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At the age of 90, Clarence Ruonavaara still has sharp memories of his glory days as a semi-pro baseball player at Healdsburg's Recreation Park.

He stood in the grandstands Wednesday remembering how he pitched in a batting exhibition with Bay Area Hall of Fame players Lefty O'Doul and Dolph Camilli.

The former pitcher, who went on to become a coach, teacher, and principal, is one of many Healdsburg residents who have special fondness for the park, which opened in 1923 and was home to the Healdsburg Prune Packers.

Ruonavaara is part of a group with plans to raise $400,000 for rehabilitation of the aged redwood grandstands at what they've dubbed "the sweetest little ballpark in Northern California."

This week, their fledgling campaign was boosted by a $50,000 pledge from the Healdsburg Little League, which uses the park for interleague games with visiting teams from Petaluma to Cloverdale.

The grandstand also serves as an auction site for the annual Future Farmers Fair and storage for Bull Dogs football teams that use an adjacent field.

But before it was a home for Little League and high school games, the vaunted Prune Packers played at "Rec Park," beginning in the Roaring Twenties and off and on until 1959.

One of their big claims to fame was beating the San Francisco Seals 4-3, in the early 1950s when the professional team came up for an exhibition game.

Camilli, a retired Major League player, was managing the Prune Packers at the time. Before the game, he put on a hitting display.

"He told me to throw fast balls, about knee high. He just golfed them right out of there," Ruonavaara said.

Camilli's four blasts sailed over the 340-foot sign in the outfield.

"It was the first time I ever had four home runs hit off of me in any one game," said Ruonavaara. "It was something to see a man just pound that ball out of the ballpark."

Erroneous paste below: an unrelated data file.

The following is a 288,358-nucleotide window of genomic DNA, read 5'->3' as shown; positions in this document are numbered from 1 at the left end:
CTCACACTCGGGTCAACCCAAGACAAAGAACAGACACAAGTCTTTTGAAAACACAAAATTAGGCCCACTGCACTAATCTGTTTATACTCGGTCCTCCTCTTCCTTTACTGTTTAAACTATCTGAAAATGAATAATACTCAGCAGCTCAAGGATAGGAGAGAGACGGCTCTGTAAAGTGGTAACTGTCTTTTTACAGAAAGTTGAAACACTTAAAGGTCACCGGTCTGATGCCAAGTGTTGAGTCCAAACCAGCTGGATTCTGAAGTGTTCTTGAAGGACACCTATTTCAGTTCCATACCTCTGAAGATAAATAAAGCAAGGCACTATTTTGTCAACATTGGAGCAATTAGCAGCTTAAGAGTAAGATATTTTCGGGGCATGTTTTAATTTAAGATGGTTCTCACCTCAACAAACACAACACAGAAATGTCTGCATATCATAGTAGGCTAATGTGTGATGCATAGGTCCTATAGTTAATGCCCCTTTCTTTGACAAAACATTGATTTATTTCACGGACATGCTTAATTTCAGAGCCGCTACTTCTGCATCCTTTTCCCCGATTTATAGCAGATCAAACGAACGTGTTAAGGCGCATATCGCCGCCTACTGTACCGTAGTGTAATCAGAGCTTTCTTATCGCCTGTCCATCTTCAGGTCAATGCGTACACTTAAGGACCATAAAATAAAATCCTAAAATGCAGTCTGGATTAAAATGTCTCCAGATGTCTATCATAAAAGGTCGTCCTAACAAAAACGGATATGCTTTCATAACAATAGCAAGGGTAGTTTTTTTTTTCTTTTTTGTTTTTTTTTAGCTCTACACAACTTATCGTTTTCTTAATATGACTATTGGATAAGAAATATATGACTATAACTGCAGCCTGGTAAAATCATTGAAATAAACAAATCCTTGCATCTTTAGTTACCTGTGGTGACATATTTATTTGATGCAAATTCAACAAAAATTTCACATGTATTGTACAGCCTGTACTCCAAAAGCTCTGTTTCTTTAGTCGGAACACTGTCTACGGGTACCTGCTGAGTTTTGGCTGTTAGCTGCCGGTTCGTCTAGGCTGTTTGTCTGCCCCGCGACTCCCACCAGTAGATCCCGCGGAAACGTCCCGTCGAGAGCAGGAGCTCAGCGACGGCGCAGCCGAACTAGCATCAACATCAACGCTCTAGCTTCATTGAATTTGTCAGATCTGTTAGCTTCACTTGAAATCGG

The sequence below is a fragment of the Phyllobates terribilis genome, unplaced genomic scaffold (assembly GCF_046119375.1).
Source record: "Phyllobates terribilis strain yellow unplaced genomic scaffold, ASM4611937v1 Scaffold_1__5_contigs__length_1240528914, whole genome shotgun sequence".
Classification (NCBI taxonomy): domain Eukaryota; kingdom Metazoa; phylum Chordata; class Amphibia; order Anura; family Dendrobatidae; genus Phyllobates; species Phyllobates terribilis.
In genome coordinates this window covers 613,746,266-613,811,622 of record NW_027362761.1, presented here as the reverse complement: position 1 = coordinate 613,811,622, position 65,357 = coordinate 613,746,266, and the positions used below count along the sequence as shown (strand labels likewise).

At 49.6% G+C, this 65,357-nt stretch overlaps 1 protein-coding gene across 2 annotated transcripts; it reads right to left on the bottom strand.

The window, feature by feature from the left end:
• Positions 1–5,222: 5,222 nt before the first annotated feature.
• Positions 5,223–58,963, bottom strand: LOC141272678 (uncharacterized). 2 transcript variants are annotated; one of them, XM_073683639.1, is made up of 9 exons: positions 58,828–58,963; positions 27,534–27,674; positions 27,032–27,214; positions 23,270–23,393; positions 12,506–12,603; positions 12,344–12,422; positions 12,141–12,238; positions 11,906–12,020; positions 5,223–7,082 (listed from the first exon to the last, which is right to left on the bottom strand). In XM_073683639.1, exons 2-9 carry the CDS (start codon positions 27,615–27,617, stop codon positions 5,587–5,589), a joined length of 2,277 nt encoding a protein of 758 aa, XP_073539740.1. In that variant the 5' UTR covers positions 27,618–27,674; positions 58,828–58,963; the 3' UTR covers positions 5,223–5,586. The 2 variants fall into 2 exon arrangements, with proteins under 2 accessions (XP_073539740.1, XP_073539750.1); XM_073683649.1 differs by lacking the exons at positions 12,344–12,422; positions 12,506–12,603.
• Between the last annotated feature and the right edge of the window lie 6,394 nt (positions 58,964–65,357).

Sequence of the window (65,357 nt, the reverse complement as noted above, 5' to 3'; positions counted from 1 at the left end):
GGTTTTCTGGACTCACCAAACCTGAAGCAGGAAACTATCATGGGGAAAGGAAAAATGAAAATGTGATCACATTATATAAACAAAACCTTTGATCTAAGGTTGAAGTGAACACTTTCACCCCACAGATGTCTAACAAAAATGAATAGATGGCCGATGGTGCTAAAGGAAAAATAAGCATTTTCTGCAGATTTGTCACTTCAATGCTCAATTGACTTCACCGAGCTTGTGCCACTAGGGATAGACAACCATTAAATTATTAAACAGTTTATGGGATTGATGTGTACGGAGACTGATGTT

Recreation Park is a throwback to a time when communities thrived on semi-pro baseball, and teams like the Santa Rosa Rosebuds, the Petaluma Leghorns and Fort Bragg Loggers came to play.

And it was the era when prunes were Sonoma County's big agricultural commodity, with orchards that stretched from Santa Rosa to Cloverdale. Hence the name Prune Packers, since Healdsburg also was known as "The Buckle of the Prune Belt."

In a sense, the park dates back even further than 1923, because the redwood that makes up the covered grandstand came from the old Cotati speedway.<NO1><NO>

Those organizing the new grandstand renovation are some of the same people involved in other recent community improvement projects, including building a new gazebo in Healdsburg Plaza and construction of a youth skateboard park off Grove Street.

They include Jerry Eddinger, a former Healdsburg mayor and Prune Packer, who works as a general contractor and has donated time and materials to various community projects.

<NO1><NO>By 1959 the Prune Packers folded. The citizens' committee that had raised the money a decade earlier to install ballpark lighting would run the park until 1976 when it was turned back over to the city.

But the city has had trouble coming up with money — estimated at $1.4 million without the donated materials and labor — to upgrade the grandstand, despite fears that it was becoming a fire hazard and was not seismically safe.

Healdsburg has a long tradition of community giving, said Ray Holley, a freelance writer and local newspaper columnist who is spearheading the grandstand renovation.

<NO1><NO>"Every time there is an effort to build or fix something up, Healdsburg steps up," he said of the expectation organizers will meet their goal to raise $400,000 and complete the retrofit by August, 2011.

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